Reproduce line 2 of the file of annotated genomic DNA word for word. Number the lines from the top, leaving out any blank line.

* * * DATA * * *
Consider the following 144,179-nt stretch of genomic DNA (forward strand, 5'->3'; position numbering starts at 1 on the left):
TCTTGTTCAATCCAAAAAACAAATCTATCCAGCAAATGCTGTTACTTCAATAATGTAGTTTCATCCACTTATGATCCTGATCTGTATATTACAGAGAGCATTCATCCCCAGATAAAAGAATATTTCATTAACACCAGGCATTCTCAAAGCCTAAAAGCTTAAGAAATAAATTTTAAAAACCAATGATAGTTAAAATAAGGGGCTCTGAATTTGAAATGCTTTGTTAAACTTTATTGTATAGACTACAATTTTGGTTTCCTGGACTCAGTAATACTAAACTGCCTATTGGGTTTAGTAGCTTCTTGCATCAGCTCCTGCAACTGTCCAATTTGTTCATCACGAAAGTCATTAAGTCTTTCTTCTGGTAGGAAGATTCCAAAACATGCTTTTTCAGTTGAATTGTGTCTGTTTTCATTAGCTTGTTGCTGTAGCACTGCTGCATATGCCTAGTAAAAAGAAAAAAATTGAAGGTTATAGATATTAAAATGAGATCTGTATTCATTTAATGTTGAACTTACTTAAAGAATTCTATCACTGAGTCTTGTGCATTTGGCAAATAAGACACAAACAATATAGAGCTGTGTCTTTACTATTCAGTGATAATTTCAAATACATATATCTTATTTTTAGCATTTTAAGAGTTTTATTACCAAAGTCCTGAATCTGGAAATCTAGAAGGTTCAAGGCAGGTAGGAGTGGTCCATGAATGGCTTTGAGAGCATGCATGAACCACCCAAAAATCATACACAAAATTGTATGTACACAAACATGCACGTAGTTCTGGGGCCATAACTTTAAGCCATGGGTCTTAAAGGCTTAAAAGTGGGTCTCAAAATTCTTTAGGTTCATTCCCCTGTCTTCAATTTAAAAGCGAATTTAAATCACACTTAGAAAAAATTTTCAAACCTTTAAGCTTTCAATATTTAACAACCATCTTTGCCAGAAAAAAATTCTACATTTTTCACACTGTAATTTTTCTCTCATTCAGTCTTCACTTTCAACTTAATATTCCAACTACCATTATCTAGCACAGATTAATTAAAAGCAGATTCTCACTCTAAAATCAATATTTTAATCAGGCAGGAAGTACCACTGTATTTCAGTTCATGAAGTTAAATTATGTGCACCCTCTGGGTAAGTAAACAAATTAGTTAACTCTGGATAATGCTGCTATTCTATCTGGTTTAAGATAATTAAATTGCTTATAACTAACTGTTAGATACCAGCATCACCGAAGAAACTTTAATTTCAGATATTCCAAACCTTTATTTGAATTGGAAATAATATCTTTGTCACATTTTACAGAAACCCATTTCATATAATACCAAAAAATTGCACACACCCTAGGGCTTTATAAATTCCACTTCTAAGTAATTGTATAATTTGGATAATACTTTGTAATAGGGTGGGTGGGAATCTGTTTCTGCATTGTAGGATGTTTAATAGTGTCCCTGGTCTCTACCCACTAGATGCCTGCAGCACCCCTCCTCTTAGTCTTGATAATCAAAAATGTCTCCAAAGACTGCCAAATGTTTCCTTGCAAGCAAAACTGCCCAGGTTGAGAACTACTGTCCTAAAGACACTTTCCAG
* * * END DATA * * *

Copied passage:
TCTTGTTCAATCCAAAAAACAAATCTATCCAGCAAATGCTGTTACTTCAATAATGTAGTTTCATCCACTTATGATCCTGATCTGTATATTACAGAGAGCATTCATCCCCAGATAAAAGAATATTTCATTAACACCAGGCATTCTCAAAGCCTAAAAGCTTAAGAAATAAATTTTAAAAACCAATGATAGTTAAAATAAGGGGCTCTGAATTTGAAATGCTTTGTTAAACTTTATTGTATAGACTACAATTTTGGTTTCCTGGACTCAGTAATACTAAACTGCCTATTGGGTTTAGTAGCTTCTTGCATCAGCTCCTGCAACTGTCCAATTTGTTCATCACGAAAGTCATTAAGTCTTTCTTCTGGTAGGAAGATTCCAAAACATGCTTTTTCAGTTGAATTGTGTCTGTTTTCATTAGCTTGTTGCTGTAGCACTGCTGCATATGCCTAGTAAAAAGAAAAAAATTGAAGGTTATAGATATTAAAATGAGATCTGTATTCATTTAATGTTGAACTTACTTAAAGAATTCTATCACTGAGTCTTGTGCATTTGGCAAATAAGACACAAACAATATAGAGCTGTGTCTTTACTATTCAGTGATAATTTCAAATACATATATCTTATTTTTAGCATTTTAAGAGTTTTATTACCAAAGTCCTGAATCTGGAAATCTAGAAGGTTCAAGGCAGGTAGGAGTGGTCCATGAATGGCTTTGAGAGCATGCATGAACCACCCAAAAATCATACACAAAATTGTATGTACACAAACATGCACGTAGTTCTGGGGCCATAACTTTAAGCCATGGGTCTTAAAGGCTTAAAAGTGGGTCTCAAAATTCTTTAGGTTCATTCCCCTGTCTTCAATTTAAAAGCGAATTTAAATCACACTTAGAAAAAATTTTCAAACCTTTAAGCTTTCAATATTTAACAACCATCTTTGCCAGAAAAAAATTCTACATTTTTCACACTGTAATTTTTCTCTCATTCAGTCTTCACTTTCAACTTAATATTCCAACTACCATTATCTAGCACAGATTAATTAAAAGCAGATTCTCACTCTAAAATCAATATTTTAATCAGGCAGGAAGTACCACTGTATTTCAGTTCATGAAGTTAAATTATGTGCACCCTCTGGGTAAGTAAACAAATTAGTTAACTCTGGATAATGCTGCTATTCTATCTGGTTTAAGATAATTAAATTGCTTATAACTAACTGTTAGATACCAGCATCACCGAAGAAACTTTAATTTCAGATATTCCAAACCTTTATTTGAATTGGAAATAATATCTTTGTCACATTTTACAGAAACCCATTTCATATAATACCAAAAAATTGCACACACCCTAGGGCTTTATAAATTCCACTTCTAAGTAATTGTATAATTTGGATAATACTTTGTAATAGGGTGGGTGGGAATCTGTTTCTGCATTGTAGGATGTTTAATAGTGTCCCTGGTCTCTACCCACTAGATGCCTGCAGCACCCCTCCTCTTAGTCTTGATAATCAAAAATGTCTCCAAAGACTGCCAAATGTTTCCTTGCAAGCAAAACTGCCCAGGTTGAGAACTACTGTCCTAAAGACACTTTCCAG